Israel says more than 500 Hezbollah fighters were killed in the conflict. The
militia contends that no more than several dozen of its members were lost.

Much has been made of Israel’s overreliance on airstrikes to destroy
Hezbollah’s rocket-firing ability. The army chief of staff, Lt. Gen. Dan
Halutz, a former air force commander, was a chief proponent of the fierce air
assault that preceded Israel’s last-minute, large-scale ground push into
southern Lebanon.

Halutz, whose job is now in jeopardy, has acknowledged "shortcomings" in the
way the offensive was carried out.

"There is recognition now, pretty much across the board, that ‘standoff’
weapons cannot address certain kinds of threats, such as well-hidden rocket
caches," said Reuven Pedatzur, a Tel Aviv University analyst.

Despite the Israeli public perception of the war as an intelligence failure,
some analysts said Israel in fact had assembled a trove of information about
Hezbollah’s missile arsenal and command structure.

The problem, said one Israeli official who spoke on condition of anonymity, was
that some information was considered so sensitive it was not always shared
among intelligence branches, and not enough of it filtered down to the field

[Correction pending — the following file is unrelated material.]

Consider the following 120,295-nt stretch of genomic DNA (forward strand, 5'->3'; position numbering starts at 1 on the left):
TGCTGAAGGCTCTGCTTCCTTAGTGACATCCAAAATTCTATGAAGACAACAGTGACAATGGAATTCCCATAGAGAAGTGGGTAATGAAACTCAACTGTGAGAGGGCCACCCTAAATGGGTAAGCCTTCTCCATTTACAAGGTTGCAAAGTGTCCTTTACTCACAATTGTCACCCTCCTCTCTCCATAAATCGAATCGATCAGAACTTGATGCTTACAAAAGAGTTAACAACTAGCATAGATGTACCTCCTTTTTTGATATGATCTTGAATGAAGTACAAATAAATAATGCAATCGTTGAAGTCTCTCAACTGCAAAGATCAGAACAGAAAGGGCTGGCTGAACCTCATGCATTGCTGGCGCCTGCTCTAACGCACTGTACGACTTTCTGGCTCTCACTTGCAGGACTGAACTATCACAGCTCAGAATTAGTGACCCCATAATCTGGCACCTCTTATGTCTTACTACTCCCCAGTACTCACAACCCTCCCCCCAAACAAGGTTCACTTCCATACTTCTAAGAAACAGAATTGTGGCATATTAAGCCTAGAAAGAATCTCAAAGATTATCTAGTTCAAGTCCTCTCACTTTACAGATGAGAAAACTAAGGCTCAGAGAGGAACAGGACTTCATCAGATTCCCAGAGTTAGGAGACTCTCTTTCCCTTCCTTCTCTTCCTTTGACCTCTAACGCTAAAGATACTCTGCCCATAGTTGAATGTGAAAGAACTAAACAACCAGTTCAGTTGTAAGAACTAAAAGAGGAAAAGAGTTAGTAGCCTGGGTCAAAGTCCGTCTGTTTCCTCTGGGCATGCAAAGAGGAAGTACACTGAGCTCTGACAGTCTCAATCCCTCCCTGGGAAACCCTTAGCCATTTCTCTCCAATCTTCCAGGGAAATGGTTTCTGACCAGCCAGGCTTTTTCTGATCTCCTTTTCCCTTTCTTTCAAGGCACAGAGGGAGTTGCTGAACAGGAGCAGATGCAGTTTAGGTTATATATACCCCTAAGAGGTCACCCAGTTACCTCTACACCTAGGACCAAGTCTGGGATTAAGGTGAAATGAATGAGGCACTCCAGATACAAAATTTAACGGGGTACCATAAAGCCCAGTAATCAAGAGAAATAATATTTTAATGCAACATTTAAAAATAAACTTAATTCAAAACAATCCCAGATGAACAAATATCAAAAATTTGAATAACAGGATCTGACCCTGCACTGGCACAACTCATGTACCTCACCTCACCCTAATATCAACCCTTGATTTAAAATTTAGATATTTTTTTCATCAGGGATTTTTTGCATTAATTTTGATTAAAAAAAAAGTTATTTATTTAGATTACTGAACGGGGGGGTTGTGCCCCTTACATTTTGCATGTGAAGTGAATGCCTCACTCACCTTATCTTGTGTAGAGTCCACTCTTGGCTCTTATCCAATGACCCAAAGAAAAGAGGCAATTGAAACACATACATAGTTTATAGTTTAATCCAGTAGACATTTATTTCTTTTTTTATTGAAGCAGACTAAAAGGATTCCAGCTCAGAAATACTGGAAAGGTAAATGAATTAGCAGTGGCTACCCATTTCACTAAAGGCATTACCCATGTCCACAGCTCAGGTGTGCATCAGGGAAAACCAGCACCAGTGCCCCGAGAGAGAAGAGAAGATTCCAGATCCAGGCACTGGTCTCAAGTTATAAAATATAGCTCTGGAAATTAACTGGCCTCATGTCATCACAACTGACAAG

The intelligence problem compounded difficulties that would have been
formidable for any conventional army facing a far more agile guerrilla force on
its home turf, Israeli commanders said. "We found ourselves fighting a battle
that Hezbollah was running, not us," paratrooper reserve Col. Amnon Nachmias

Despite striking parallels, some analysts reject too close a comparison between
Israel’s battle with Hezbollah and U.S. encounters with insurgents in Iraq.

"While there may be some particular aspects that are similar — for example, the
use of explosive devices against armored units — the situations are very
different overall," said Uri Bar-Joseph, a University of Haifa analyst
specializing in nonconventional military doctrine. "Hezbollah is a very unusual
organization — it possesses weapons superior to those of many states, and for a
long period had been acting almost as a state."

Israel’s under-training and under-equipping of its reserve forces is generally
viewed as a major lapse on the part of military planners. With reservists
returning from the battle mounting a campaign of highly vocal protests, some
analysts believe Israel may revert to maintaining a reserve that is smaller but
whose abilities more closely track the regular army’s.

That would be expensive. Pedatzur of Tel Aviv University predicted that Israel
would begin allocating even more of its national budget to military spending,
which is already about a tenth of the gross domestic product, a much higher